The US was involved in a long-running NAFTA dispute with Mexico over trucking:
Although the charter of the North American Free Trade Agreement established a schedule that would have opened the border states of the United States to competition from Mexican trucking companies in 1995, and all of the United States to this competition in 2000, the full implementation of these provisions has been delayed due to concerns about the safety of Mexican trucks and drivers. This delay has resulted in much frustration for Mexico, which, in 2009 implemented retaliatory tariffs on products imported from the United States. In March, 2011 the two countries unveiled a deal to resolve this dispute which could help ease tense relations between the two neighbors.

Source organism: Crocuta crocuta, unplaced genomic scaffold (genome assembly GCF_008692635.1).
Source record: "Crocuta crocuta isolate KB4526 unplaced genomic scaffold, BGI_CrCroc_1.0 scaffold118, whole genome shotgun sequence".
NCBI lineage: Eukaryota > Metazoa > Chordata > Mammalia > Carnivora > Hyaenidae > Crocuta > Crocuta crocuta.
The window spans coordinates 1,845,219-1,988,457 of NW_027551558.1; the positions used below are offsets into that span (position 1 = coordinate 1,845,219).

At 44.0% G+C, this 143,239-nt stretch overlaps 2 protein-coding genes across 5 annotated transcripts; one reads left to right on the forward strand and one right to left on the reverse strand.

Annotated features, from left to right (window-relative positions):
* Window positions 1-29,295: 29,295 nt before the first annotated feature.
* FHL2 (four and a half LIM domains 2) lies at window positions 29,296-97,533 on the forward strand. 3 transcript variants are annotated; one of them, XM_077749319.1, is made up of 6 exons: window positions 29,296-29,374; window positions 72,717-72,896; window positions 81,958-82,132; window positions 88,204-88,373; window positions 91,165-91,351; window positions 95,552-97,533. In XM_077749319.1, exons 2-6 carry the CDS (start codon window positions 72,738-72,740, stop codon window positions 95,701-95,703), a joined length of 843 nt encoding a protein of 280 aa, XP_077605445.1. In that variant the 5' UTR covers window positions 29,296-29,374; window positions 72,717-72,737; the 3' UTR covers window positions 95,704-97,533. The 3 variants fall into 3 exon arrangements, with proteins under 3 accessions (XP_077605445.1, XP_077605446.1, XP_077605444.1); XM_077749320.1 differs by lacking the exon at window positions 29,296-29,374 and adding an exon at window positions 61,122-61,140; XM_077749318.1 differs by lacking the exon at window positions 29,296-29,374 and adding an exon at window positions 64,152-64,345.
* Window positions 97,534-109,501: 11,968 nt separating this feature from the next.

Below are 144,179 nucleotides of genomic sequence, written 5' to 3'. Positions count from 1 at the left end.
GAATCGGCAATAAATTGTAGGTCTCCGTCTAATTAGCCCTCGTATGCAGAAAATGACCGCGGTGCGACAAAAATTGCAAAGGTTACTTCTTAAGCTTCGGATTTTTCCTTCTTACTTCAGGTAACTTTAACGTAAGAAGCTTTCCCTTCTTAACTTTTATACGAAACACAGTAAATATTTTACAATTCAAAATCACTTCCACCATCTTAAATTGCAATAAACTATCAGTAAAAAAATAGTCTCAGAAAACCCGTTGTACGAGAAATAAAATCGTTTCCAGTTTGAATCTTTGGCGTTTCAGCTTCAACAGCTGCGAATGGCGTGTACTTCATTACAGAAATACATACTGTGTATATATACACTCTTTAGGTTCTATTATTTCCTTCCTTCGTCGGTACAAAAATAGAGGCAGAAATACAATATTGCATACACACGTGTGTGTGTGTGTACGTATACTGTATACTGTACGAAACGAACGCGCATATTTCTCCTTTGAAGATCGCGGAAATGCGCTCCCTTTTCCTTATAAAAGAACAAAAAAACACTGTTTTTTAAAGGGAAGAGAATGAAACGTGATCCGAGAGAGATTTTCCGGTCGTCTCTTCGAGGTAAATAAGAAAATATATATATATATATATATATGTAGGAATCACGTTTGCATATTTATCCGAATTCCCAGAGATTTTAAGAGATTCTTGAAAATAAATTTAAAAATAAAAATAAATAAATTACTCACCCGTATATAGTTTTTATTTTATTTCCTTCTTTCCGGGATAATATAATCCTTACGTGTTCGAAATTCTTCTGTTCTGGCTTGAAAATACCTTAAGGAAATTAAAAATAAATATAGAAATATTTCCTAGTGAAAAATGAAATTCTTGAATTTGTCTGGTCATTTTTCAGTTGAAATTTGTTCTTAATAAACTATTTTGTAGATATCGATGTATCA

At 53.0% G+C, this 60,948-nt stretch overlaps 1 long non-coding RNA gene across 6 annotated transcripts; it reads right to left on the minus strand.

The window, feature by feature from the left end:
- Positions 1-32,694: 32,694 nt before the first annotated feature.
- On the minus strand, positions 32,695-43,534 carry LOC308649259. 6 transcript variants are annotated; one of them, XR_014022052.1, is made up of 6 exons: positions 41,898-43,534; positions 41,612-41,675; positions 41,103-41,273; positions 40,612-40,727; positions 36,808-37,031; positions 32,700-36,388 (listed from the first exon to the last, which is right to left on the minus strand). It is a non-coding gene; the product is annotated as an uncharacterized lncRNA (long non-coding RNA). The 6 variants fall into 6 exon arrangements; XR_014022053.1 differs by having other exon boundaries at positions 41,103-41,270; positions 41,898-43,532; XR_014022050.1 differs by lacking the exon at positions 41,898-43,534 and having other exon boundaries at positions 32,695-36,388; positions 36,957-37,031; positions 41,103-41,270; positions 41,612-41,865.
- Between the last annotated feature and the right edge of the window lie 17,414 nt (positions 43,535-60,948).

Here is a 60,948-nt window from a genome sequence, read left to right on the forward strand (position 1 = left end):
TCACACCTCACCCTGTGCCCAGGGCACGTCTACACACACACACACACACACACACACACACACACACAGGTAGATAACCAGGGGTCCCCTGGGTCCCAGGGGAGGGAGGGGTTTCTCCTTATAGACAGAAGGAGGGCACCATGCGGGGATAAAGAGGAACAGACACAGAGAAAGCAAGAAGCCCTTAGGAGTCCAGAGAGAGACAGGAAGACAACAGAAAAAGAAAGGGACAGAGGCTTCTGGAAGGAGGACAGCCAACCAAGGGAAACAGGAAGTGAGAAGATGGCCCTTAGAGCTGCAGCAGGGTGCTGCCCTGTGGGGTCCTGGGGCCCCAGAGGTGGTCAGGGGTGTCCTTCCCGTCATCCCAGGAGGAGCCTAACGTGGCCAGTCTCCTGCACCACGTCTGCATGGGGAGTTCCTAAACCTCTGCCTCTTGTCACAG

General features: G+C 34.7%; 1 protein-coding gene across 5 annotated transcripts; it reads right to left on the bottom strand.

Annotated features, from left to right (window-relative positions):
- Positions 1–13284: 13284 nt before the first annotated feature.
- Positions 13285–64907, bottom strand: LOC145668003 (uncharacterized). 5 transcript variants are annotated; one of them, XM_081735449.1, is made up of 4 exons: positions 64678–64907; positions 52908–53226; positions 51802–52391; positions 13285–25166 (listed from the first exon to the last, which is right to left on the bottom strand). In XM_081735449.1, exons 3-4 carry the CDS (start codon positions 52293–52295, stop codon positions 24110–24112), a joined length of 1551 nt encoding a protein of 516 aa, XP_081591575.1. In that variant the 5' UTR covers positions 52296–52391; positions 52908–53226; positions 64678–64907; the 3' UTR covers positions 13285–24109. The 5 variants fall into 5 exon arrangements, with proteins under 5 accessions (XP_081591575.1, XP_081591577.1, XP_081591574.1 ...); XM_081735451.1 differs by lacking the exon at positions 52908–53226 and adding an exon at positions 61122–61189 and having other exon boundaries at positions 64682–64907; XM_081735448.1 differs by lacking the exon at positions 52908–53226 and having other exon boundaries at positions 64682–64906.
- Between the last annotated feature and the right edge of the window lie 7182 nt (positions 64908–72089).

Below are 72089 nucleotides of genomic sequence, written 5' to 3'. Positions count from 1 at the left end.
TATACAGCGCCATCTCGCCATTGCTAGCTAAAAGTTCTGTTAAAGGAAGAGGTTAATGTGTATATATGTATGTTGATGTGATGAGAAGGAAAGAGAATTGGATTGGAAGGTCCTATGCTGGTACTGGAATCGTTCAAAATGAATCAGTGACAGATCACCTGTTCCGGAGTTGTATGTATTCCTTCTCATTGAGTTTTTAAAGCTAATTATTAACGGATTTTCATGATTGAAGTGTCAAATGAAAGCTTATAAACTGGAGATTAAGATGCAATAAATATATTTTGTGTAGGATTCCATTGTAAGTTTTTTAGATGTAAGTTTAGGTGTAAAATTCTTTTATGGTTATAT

More recently, US truckers have challenged the DOT decision in courts
The Teamsters, along with truck safety groups, sued DOT in March 2015, arguing that a report issued by regulators that deemed Mexican trucks safe enough to operate domestically didn’t pass legal muster because of the program’s low participation rate. A federal appeals court will hear oral arguments on the case on March 15 [of 2017].
Have there been any developments since then? Are Mexican trucks currently still allowed to operate in the US, beyond buffer zone around the border? If so, how much trucking do Mexicans do in the US?